You EU citizens have no idea how easy you have it to move around.

I'm going to switch planes in the US on my way to Mexico for Christmas, so I had to renew my American visa.  The amount of papers required is astonishing, as not only do you have to fill 3 different forms, but they also ask for bank statements, pay slips, letters from your workplace, a copy of your contract, and some other things.  You also have to e.g. detail what do you do at work, who is in your family and list the countries you have visited in the last ten years with the years when you have been there.

I ended up with a file that measured a couple of centimetres, which could almost mean that now Uncle Sam knows more about me than my wife and my mother, and it truly shows how afraid they are of illegal immigrants and terrorists.  Went to the interview and a few days later received my visa, so all's well that ends well.  I understand that being Mexican in their view increases the chances of me overstaying my welcome, but I really have no intention nor motive for doing so.  Frankly, the least I go there, the better, which is a pity as I would like to visit New York and Boston again, for example.  Comparing this with the UK IRIS scheme, which took me ten minutes to get enrolled in the last time I was in London, shows the difference between tough talk accompanied with cumbersome procedures and an implementation of border control that combines security with business friendliness.

This whole ordeal made me wonder (again) about this whole Finnish citizenship story, since Finns don't need a visa for short trips to the United States.  Called the guys at ulkomaalaisvirasto since according to their new web questionnaire I would fulfill the requirements for citizenship, as I have lived here long enough (pretty much all of my adult life), speak Finnish fluently (still waiting for my diploma on that one), and have no criminal record.  However, they told me that I can't get it since I have lived abroad in the past two years, meaning that if I hadn't gone to Belgium I could be a Finn.  The law was changed this autumn, so I had no way of knowing, and there is another catch: all male Finnish citizens under 30 have to serve in the army.  If I were 18 I wouldn't mind doing that, and furthermore if push came to shove I would probably volunteer anyway, but currently I'm at a stage of my life where putting everything (family, career, finances) on hold for six months to a year is not an option.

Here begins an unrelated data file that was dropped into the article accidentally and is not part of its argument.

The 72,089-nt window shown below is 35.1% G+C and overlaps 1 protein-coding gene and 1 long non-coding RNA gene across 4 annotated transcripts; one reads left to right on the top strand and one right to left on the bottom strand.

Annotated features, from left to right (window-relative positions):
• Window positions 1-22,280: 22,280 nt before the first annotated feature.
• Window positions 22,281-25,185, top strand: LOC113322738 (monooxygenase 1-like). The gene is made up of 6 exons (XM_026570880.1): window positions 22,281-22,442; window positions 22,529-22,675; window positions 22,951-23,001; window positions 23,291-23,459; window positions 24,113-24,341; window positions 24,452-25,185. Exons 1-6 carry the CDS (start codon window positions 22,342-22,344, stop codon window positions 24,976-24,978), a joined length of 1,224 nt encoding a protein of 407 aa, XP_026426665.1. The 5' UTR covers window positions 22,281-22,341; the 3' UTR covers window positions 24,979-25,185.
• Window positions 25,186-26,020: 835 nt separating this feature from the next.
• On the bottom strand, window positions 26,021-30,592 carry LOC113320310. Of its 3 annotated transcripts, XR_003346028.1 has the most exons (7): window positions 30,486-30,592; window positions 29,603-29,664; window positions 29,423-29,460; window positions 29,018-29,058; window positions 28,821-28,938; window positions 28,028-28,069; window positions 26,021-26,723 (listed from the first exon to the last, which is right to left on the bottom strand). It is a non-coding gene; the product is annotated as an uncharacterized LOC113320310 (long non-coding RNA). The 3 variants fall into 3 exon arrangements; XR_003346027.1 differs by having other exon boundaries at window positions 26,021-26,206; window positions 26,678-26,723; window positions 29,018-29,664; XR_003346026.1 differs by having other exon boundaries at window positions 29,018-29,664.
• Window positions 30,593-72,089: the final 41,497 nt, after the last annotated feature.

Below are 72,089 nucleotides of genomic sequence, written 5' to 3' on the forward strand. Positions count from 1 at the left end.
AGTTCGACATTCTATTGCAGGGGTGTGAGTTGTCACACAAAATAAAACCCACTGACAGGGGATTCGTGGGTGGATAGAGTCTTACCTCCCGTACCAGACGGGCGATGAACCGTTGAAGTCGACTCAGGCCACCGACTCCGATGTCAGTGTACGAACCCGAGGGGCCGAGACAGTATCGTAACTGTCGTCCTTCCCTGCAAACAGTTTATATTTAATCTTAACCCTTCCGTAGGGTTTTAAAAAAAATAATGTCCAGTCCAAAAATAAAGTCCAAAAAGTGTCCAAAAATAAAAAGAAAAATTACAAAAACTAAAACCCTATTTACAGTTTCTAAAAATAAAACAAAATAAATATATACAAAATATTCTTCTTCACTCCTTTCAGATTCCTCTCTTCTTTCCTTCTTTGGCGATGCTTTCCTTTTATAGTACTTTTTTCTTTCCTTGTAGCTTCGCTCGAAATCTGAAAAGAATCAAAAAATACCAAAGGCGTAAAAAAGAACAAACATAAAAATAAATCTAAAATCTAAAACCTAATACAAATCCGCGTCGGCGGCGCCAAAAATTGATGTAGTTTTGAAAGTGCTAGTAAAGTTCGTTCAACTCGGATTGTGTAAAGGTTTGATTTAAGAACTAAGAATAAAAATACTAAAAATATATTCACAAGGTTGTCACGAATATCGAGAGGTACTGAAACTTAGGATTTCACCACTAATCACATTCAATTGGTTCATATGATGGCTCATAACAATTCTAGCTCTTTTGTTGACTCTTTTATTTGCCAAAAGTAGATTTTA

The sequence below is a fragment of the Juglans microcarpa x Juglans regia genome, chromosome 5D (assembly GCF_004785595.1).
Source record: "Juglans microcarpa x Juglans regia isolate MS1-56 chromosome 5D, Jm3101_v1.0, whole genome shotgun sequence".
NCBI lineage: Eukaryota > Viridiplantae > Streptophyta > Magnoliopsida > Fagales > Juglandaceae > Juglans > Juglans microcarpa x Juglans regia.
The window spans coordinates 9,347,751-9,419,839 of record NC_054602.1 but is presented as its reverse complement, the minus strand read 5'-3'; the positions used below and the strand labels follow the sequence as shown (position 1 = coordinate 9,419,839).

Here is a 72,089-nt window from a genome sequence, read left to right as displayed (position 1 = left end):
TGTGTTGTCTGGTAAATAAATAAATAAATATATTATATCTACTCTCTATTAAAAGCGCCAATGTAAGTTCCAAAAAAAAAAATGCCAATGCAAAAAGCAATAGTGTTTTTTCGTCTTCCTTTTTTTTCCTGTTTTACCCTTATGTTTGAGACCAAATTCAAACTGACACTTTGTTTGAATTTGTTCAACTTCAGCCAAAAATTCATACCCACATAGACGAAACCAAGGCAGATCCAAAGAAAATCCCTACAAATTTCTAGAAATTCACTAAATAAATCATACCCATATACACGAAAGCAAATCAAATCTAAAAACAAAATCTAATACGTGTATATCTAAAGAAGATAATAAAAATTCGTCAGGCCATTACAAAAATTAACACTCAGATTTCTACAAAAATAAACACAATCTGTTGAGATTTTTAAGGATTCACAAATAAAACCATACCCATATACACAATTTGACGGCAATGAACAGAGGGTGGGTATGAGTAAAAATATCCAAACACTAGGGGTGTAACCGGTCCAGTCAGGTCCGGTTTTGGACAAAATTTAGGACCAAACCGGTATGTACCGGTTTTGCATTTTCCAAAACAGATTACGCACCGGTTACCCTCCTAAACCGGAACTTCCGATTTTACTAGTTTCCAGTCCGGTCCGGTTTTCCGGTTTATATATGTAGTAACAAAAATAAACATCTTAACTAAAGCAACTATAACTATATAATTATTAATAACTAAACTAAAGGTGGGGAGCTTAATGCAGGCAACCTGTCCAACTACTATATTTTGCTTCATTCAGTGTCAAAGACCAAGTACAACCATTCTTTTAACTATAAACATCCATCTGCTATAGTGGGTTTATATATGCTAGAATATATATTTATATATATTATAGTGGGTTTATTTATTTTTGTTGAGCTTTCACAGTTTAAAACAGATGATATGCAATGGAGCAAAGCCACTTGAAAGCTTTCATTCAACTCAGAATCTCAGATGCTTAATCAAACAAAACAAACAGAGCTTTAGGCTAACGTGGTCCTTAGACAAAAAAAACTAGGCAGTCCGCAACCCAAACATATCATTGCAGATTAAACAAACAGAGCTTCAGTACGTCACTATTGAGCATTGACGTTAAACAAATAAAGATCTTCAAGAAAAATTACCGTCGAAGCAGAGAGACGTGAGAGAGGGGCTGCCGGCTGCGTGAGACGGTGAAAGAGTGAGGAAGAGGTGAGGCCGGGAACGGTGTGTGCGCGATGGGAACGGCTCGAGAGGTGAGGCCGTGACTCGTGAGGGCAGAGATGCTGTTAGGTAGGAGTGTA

We'll see what happens, but it's definitely getting interesting.

Edit: And, oh boy, in March I have to renew my Finnish residence permit.  Ugh….

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One thought on “Bureaucracy”

  1. I guess I'll write ulkomaalaisvirasto an email some day about this.

    I mean… How incredibly blind can people be for not accepting a fluently Finnish speaking higher-level Nokia worker as a citizen? Ah… The stupidity of most ministries in Finland is just something that I find really hard to live with. All the time they're making more and more babysitting-like decicions in different policies (the alcohol policies are a good example) while wasting time and awfully lot of tax payers' money.
    Are these people going to open their eyes before too many good, hardworking people have moved somewhere else? I hope so…

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